How to Make Plantain Infused Oil
In the summer time, you’ll probably notice an abundance of plantain in your garden and lawns.
If you’re not sure what plantain is you can read my post on Plantain – Skin Healer in your Garden.
I’ve learnt to really value this plant who readily grows in our garden. I don’t see her as a weed anymore but instead a natural skin healer.
Plantain is wonderful at soothing any skin irritation including sunburn and itchy skin. Her detoxifying properties are well known for drawing out splinters as well as helping to heal acne.
Having a supply of plantain infused oil made from the plants in your own garden is very rewarding, beneficial, empowering and grounding.
The best part is that making your own infused oil is actually very easy. There are just a few steps to follow that don’t require a lot of time on our part. The plant and the carrier oil do most of the work.
How to make plantain infused oil
There are a couple of options on how to do this. One is a quick method using heat from a crock-pot or stove top which speeds up the infusion process.
The other is an older folk method called a cold infusion which takes approximately 4 – 6 weeks. I personally prefer the cold infusion slower method. Sometimes it is better not to rush things.
I believe good things can take time. Today’s world is busy and rushed. For me there is something sacred about following the old traditional methods that have been passed down over the generations. The plant is not rushed and the process is gentler on the oil and therapeutic properties.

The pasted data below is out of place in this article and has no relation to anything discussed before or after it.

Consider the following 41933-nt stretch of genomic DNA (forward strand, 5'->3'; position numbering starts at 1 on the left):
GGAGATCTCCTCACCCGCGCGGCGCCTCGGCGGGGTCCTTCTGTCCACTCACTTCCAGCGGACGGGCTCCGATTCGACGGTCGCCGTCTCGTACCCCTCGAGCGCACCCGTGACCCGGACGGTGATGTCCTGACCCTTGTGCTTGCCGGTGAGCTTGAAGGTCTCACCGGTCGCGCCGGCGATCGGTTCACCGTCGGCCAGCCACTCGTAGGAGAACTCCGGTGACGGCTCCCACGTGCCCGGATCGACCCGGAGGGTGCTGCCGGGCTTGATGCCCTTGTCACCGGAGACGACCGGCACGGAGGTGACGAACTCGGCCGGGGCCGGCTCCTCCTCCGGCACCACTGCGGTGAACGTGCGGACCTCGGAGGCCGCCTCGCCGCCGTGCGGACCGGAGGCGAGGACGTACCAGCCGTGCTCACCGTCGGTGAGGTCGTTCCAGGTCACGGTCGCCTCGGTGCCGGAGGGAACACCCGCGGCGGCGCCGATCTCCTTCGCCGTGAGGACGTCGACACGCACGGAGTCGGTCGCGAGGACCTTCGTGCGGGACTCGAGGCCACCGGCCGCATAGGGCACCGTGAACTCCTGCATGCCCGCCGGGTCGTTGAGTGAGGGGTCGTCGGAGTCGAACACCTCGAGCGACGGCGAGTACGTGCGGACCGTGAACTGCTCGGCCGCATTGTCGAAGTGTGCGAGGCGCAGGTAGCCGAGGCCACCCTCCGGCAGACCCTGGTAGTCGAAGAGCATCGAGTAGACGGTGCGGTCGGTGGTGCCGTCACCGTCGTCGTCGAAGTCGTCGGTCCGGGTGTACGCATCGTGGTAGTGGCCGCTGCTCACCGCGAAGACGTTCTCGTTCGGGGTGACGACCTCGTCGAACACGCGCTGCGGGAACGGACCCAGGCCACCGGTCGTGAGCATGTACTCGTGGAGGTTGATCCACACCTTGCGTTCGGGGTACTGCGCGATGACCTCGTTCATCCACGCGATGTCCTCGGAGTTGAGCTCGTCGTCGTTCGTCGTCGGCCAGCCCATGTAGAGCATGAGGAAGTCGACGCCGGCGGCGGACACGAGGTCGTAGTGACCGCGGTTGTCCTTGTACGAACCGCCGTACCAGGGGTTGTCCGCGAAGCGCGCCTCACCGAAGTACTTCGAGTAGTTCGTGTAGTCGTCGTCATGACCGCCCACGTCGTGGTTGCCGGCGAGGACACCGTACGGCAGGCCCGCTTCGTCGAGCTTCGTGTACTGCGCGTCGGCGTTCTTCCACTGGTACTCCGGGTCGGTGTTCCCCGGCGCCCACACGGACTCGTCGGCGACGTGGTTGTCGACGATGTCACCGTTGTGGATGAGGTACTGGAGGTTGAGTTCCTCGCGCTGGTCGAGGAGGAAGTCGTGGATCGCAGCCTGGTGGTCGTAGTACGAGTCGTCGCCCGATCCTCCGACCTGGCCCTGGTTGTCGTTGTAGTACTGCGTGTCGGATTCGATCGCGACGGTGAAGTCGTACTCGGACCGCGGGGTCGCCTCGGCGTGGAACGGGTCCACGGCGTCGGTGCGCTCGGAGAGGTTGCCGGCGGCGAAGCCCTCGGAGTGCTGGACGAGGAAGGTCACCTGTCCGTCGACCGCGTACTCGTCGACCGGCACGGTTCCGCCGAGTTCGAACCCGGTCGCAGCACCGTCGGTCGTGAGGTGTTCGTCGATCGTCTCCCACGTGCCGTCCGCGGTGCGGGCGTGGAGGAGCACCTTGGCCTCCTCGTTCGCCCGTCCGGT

Step 1 – Harvesting your plantain leaves
Some people prefer to make plantain infused oil using fresh leaves that haven’t been dried. This is meant to give a more potent oil. However, I am always concerned about the potential of water from the plant introducing bacteria and then spoiling the oil. So, I prefer to err on the side of caution and dry my plant material first.
Before you harvest, make sure you have a space ready to store the plantain leaves to dry that is away from direct sunlight.
Russell, my husband, made me a couple of drying screens which I use with a little bit of organic cheese cloth placed over the top to dry my herbs (see pic below).
Plantain leaves on my drying racks
Its best to harvest your plantain leaves around mid-morning. By then the morning dew has evaporated and before the intensity of the midday sun. I also pick a day where it hasn’t rained for a couple of days so that the moisture level of the plant material is at a minimum.
When harvesting I like to say a quiet thank you to the plant for allowing me to use its healing properties. It is up to you whether you do this or not. I believe saying thanks sends out an energy of gratitude and respect which can only become a positive ❤.
The amount of leaves I harvest depends on the size of the jar I’m using. I also make sure I only take a few leaves from each plant. This way the plant will continue to thrive while I still benefit from her goodness 😊.